California's Supreme Court has told San Francisco officials to stop same-sex marriages. The court will take up the issue again in May or June.
The ruling is a victory for conservative groups which have fought to block the city from officially sanctioning gay and lesbian unions. Over the past month, San Francisco authorities have issued marriage licenses to more than 3,700 same-sex couples.
The city has attracted gay and lesbian partners from around the United States since February 12, when Mayor Gavin Newsom enacted the controversial policy. The action went against state law, but Mr. Newsom said it is backed by the equal-rights provision of the California constitution.
The state attorney general asked the California Supreme Court to take up the case. The court, while it halted the marriages, did not rule on their legality. Governor Arnold Schwarzenegger says he opposes same-sex marriage because it violates state law, but has said he may support it if the law is changed.
On the other side of the country, Massachusetts lawmakers are debating a possible ban on same-sex marriages, two months before the unions are to be legalized in the state, under an earlier court ruling on the East Coast.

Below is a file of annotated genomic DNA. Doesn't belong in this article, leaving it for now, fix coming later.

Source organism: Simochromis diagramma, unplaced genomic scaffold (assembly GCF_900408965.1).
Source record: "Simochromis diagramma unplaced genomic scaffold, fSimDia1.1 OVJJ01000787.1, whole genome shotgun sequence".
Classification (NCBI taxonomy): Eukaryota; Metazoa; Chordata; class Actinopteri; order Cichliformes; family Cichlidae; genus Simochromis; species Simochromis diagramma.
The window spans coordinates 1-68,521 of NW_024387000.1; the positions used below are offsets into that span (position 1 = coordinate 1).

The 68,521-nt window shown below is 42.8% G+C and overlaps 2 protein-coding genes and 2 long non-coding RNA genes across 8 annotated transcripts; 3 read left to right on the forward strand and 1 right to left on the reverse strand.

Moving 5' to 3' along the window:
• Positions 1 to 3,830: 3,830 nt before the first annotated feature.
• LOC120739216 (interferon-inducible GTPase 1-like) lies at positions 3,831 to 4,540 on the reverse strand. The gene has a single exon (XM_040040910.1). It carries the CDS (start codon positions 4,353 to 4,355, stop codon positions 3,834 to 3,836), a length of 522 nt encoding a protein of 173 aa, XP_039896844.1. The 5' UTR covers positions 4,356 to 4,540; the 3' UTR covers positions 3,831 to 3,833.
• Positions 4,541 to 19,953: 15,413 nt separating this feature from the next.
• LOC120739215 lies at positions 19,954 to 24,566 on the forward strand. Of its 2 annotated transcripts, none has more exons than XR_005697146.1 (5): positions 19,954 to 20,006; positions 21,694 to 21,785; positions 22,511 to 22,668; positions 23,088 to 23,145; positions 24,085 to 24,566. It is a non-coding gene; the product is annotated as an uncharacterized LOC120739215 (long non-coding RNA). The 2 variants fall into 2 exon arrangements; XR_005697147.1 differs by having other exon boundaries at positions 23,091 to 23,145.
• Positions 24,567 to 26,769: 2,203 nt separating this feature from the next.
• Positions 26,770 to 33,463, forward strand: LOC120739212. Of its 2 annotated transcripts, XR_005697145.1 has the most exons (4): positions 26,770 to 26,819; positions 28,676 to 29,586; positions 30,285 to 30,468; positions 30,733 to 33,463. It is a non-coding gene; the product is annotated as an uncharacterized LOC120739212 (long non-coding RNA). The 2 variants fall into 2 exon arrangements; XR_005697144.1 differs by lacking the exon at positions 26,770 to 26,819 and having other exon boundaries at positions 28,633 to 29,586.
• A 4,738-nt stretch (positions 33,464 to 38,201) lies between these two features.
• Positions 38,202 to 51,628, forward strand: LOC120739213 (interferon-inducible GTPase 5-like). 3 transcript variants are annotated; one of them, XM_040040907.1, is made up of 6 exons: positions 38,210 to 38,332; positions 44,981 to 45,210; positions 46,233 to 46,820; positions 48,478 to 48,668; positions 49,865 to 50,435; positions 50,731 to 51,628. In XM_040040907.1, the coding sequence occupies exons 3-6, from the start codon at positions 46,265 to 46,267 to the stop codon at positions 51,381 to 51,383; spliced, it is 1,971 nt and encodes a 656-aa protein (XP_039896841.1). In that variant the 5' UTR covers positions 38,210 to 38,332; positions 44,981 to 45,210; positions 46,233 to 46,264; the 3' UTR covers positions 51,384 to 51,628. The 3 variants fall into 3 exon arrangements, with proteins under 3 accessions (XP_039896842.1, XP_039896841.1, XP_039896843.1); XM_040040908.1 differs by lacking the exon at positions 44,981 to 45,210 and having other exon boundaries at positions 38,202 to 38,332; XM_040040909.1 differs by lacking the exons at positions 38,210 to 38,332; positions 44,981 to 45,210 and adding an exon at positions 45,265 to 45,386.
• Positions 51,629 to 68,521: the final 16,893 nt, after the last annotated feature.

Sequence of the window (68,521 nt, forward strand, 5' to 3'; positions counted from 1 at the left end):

Communities in New York State, Oregon and New Mexico has followed the lead of San Francisco in challenging laws limiting marriage to heterosexual couples.
The gay marriage controversy has become part of the political debate in the United States in this election year. President Bush has stated his support for changing the federal constitution to define marriage as between a man and woman. Democratic challenger John Kerry also opposes gay marriage, but supports stronger legal rights for gay and lesbian partners.